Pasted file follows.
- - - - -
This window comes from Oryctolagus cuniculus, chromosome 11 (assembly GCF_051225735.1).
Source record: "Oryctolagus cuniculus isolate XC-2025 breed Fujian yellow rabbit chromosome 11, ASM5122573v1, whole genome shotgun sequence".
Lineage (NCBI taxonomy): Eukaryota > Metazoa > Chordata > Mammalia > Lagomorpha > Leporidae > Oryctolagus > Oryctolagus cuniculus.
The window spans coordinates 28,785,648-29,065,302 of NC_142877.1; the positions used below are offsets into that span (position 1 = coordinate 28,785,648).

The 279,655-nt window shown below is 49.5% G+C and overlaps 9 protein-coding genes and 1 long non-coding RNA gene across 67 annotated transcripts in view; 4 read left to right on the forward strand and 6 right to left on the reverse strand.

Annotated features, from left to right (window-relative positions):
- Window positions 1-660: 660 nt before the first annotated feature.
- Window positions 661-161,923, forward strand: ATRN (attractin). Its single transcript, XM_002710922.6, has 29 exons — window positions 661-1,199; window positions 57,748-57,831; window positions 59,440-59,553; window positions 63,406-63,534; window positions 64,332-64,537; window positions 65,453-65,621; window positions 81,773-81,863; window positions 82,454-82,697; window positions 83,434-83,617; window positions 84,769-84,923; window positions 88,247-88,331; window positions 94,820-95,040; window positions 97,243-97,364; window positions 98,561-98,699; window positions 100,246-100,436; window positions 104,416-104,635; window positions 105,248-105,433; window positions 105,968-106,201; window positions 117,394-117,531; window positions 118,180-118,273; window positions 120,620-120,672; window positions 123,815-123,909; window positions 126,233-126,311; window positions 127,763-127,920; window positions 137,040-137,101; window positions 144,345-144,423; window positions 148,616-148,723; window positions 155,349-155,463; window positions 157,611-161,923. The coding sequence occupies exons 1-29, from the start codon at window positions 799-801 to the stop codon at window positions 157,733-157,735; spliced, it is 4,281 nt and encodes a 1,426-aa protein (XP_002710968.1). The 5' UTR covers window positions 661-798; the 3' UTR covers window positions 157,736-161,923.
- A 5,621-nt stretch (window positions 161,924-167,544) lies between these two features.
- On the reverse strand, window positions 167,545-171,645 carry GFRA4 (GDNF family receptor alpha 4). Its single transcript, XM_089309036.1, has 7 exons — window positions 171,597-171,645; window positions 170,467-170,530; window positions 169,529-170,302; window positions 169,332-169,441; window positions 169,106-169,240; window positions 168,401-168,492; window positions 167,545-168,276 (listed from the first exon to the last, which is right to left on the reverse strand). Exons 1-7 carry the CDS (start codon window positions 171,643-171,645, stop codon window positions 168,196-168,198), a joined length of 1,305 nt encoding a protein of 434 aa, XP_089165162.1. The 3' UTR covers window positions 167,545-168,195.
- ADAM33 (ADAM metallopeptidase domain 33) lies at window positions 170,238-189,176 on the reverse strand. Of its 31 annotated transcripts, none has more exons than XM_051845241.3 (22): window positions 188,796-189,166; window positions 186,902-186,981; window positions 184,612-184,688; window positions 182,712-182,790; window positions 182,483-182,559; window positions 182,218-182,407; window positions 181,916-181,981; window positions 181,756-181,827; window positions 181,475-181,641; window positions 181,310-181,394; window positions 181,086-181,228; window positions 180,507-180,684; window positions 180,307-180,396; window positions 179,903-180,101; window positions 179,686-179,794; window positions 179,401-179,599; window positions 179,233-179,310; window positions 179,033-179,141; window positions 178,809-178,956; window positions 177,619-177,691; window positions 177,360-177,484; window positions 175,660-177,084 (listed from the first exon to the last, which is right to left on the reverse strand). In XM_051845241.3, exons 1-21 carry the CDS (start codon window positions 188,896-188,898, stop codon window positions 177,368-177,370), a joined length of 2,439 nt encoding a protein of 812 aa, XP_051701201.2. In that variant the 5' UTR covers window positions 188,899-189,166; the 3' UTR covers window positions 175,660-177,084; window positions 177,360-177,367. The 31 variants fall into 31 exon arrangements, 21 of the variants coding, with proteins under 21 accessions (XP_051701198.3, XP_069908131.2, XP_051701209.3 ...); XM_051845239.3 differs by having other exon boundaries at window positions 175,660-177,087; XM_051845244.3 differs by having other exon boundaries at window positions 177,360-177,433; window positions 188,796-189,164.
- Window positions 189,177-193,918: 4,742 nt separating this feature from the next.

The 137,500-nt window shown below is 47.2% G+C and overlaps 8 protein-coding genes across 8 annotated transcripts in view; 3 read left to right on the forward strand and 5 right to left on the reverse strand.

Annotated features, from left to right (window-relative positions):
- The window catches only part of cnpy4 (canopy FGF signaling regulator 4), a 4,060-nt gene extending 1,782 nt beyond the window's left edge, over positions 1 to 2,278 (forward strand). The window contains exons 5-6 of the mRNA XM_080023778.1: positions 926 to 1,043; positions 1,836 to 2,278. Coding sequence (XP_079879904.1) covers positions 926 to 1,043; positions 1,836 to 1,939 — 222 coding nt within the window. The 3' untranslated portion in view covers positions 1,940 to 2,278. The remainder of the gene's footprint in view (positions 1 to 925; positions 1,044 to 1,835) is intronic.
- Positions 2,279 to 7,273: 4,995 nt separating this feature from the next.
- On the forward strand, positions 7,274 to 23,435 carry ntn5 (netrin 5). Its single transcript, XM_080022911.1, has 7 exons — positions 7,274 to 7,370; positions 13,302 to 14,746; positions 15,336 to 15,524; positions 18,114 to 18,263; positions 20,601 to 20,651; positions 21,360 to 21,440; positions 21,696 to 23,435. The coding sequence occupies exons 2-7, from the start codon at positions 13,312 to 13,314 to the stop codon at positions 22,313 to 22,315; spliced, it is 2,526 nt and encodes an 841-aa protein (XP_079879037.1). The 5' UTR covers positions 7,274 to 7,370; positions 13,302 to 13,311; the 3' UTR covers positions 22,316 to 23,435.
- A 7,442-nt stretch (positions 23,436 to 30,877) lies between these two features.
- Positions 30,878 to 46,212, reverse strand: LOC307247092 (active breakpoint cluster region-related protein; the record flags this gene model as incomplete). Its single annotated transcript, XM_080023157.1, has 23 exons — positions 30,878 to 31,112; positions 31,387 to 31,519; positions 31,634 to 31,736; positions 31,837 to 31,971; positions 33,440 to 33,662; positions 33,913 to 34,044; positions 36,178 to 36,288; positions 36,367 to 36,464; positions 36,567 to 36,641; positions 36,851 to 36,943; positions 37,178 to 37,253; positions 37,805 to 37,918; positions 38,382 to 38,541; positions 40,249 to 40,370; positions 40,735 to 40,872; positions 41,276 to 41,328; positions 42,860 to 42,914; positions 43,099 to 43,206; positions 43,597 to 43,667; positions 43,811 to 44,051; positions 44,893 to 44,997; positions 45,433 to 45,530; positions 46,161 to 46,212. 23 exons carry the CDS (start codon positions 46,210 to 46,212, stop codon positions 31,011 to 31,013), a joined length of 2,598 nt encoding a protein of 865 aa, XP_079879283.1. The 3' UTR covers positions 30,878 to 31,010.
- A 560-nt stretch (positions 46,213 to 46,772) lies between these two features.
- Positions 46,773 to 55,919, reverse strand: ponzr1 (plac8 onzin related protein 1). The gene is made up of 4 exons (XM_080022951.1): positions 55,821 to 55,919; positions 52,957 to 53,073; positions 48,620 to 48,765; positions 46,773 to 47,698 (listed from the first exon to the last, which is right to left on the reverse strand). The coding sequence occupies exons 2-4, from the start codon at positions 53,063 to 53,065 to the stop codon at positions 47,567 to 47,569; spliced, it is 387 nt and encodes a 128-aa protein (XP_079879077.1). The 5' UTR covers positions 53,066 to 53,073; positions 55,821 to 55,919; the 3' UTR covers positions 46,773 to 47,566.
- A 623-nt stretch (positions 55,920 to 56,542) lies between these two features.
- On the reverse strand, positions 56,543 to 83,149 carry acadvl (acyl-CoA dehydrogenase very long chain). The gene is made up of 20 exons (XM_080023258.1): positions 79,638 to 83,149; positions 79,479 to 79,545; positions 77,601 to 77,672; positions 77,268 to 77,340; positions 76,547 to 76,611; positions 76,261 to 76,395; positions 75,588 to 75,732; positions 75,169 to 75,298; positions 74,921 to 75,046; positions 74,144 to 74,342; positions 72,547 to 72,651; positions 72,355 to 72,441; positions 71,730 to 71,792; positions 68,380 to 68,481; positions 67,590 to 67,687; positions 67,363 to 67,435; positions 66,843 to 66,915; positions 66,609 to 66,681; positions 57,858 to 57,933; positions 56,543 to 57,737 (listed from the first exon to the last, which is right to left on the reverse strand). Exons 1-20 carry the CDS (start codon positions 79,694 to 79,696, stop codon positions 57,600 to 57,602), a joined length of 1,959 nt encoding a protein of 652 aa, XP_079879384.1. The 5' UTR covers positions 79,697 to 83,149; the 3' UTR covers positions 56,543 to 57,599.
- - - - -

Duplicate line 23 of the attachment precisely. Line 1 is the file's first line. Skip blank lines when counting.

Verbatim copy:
- On the reverse strand, positions 56,543 to 83,149 carry acadvl (acyl-CoA dehydrogenase very long chain). The gene is made up of 20 exons (XM_080023258.1): positions 79,638 to 83,149; positions 79,479 to 79,545; positions 77,601 to 77,672; positions 77,268 to 77,340; positions 76,547 to 76,611; positions 76,261 to 76,395; positions 75,588 to 75,732; positions 75,169 to 75,298; positions 74,921 to 75,046; positions 74,144 to 74,342; positions 72,547 to 72,651; positions 72,355 to 72,441; positions 71,730 to 71,792; positions 68,380 to 68,481; positions 67,590 to 67,687; positions 67,363 to 67,435; positions 66,843 to 66,915; positions 66,609 to 66,681; positions 57,858 to 57,933; positions 56,543 to 57,737 (listed from the first exon to the last, which is right to left on the reverse strand). Exons 1-20 carry the CDS (start codon positions 79,694 to 79,696, stop codon positions 57,600 to 57,602), a joined length of 1,959 nt encoding a protein of 652 aa, XP_079879384.1. The 5' UTR covers positions 79,697 to 83,149; the 3' UTR covers positions 56,543 to 57,599.